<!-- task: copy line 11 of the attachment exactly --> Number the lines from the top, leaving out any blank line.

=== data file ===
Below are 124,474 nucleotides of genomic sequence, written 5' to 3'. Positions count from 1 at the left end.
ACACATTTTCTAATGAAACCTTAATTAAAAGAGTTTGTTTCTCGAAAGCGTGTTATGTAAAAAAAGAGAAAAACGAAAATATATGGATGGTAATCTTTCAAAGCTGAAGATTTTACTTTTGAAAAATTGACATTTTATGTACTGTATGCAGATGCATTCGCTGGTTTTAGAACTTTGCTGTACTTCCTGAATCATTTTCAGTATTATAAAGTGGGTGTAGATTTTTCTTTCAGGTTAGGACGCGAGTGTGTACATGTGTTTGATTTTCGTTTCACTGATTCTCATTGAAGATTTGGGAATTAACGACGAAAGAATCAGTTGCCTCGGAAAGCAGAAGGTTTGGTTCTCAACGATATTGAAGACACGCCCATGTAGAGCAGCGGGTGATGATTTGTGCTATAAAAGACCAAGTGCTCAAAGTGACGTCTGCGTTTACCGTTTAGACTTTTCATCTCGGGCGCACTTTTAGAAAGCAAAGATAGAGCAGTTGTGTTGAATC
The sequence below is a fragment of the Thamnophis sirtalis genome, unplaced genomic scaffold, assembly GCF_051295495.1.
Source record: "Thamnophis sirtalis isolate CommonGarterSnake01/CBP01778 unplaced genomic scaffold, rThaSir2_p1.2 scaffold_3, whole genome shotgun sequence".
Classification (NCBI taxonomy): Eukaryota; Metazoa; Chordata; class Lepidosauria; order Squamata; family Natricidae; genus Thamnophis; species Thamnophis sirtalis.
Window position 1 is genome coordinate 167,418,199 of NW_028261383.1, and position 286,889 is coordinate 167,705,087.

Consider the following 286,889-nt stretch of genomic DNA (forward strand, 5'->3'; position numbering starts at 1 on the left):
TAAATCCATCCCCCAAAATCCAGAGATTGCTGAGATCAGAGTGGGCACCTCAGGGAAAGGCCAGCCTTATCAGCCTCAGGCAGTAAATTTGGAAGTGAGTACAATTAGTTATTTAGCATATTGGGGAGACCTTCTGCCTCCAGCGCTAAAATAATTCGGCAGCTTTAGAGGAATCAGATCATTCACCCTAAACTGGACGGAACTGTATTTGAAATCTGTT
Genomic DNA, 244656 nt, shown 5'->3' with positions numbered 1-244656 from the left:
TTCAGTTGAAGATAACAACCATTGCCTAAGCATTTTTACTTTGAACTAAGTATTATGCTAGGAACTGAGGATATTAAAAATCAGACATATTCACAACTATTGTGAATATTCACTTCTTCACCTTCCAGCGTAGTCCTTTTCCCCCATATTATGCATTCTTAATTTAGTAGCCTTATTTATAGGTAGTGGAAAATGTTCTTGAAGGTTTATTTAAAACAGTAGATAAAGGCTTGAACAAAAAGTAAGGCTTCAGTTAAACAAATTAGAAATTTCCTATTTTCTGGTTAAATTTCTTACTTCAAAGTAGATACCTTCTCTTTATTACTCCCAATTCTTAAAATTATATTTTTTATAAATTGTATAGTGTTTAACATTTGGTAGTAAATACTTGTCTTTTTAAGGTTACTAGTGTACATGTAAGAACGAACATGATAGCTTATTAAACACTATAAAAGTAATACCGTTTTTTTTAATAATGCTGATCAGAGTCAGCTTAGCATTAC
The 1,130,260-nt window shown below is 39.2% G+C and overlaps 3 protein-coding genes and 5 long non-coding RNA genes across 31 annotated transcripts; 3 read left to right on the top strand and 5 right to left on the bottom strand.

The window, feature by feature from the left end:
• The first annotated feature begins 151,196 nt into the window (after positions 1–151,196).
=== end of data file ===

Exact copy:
The 1,130,260-nt window shown below is 39.2% G+C and overlaps 3 protein-coding genes and 5 long non-coding RNA genes across 31 annotated transcripts; 3 read left to right on the top strand and 5 right to left on the bottom strand.